Leonard Norman Cohen, CC, GOQ (September 21, 1934 - November 7, 2016) was a Buddhist Canadian singer-songwriter, musician, poet, novelist, and artist, born into a Jewish family. Cohen published his first book of poetry in Montreal in 1956 and his first novel in 1963. His work often deals with the exploration of religion, isolation, sexuality and complex interpersonal relationships.
Musically, Cohen's earliest songs (many of which appeared on the 1967 album, Songs of Leonard Cohen) were rooted in European folk music. In the 1970s, his material encompassed pop, cabaret and world music. From the 1980s onwards, his high baritone voice evolved into lower registers (bass baritone and bass), with accompaniment from electronic synthesizers and female backing singers.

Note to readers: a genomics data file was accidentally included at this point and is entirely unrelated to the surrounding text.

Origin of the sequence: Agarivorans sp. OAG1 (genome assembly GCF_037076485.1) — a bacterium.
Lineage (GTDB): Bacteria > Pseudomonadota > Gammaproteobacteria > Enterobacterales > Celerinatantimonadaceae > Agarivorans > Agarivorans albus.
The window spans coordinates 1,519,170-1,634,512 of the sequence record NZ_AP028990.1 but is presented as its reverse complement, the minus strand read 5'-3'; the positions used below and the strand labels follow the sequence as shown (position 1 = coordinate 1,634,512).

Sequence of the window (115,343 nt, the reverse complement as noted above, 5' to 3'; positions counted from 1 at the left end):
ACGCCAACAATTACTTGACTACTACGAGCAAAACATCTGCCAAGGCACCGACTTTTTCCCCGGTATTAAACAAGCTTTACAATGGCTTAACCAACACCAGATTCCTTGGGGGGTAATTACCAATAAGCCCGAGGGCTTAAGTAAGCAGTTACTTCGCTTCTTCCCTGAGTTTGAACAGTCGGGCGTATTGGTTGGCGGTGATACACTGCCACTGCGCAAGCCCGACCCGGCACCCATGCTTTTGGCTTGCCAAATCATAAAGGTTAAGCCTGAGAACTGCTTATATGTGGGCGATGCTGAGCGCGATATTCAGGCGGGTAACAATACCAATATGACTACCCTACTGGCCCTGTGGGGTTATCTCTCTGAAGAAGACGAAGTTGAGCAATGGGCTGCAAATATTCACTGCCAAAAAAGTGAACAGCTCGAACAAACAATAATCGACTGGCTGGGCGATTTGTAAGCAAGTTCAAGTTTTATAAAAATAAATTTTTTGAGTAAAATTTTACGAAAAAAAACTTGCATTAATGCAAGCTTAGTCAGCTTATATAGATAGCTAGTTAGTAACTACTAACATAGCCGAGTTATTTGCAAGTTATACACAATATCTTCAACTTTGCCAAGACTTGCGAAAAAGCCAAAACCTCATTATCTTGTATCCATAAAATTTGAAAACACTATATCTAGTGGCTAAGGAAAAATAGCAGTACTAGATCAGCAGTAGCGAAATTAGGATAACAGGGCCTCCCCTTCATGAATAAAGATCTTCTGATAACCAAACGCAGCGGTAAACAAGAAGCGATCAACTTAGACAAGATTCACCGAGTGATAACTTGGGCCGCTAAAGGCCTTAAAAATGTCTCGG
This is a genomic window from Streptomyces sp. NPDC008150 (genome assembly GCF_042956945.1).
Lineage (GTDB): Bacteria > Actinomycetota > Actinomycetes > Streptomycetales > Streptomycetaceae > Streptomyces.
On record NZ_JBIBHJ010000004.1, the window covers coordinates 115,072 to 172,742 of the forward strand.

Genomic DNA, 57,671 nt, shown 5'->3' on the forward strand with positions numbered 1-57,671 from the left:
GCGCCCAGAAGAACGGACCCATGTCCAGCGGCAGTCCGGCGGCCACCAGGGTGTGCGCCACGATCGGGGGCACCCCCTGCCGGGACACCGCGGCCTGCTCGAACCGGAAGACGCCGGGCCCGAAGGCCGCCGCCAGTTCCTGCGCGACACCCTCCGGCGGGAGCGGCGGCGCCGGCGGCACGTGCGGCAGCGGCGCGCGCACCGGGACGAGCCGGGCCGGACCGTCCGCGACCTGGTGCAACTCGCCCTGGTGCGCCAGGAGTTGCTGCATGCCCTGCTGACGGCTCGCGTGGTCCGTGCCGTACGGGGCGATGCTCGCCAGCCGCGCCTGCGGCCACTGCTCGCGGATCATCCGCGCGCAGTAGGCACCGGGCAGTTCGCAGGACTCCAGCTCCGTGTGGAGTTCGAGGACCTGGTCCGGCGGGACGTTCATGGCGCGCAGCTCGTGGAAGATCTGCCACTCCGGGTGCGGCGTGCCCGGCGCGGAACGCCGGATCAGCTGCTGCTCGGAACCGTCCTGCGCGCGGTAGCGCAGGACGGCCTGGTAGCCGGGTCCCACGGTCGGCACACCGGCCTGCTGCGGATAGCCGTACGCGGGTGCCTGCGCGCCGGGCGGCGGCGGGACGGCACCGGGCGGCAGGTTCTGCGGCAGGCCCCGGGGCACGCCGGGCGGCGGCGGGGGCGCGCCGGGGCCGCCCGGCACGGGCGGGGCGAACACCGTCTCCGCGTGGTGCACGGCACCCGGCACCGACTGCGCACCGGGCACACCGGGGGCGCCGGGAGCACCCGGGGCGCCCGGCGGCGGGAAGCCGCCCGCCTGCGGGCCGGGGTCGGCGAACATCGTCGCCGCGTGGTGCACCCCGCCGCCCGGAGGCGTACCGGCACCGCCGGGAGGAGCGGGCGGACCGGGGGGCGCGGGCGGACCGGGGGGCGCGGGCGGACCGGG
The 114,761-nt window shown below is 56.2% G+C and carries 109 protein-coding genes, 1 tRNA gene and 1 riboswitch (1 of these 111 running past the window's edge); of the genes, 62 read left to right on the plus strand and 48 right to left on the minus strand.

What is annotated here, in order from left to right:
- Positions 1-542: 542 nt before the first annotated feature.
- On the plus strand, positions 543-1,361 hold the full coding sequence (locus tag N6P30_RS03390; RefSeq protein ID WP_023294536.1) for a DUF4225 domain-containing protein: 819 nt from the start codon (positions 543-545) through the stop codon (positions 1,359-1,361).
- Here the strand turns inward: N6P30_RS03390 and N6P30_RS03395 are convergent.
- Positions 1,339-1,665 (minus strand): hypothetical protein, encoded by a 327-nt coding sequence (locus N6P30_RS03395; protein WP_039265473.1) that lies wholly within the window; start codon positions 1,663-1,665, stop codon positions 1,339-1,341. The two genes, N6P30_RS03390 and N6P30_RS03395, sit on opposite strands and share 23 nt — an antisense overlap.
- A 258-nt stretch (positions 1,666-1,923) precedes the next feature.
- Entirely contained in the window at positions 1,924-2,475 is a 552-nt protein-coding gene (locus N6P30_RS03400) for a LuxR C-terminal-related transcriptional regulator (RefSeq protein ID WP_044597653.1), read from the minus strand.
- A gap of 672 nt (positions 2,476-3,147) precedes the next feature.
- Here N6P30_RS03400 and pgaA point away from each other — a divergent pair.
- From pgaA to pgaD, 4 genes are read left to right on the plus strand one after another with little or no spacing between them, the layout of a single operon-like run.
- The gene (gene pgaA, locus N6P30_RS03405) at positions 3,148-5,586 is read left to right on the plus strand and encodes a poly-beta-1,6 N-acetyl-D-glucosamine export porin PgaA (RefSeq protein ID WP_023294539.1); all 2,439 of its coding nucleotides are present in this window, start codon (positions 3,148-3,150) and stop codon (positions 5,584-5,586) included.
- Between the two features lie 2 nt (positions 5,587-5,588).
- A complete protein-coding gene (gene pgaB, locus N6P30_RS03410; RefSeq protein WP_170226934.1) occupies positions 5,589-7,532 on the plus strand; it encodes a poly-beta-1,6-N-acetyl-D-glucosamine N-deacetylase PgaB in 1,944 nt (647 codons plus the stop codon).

Over two thousand renditions of Cohen's songs have been recorded. He was inducted into both the Canadian Music Hall of Fame and the Canadian Songwriters Hall of Fame and was also a Companion of the Order of Canada, the nation's highest civilian honour. While giving the speech at his induction into the American Rock and Roll Hall of Fame on March 10, 2008, Lou Reed described Cohen as belonging to the "highest and most influential echelon of songwriters."
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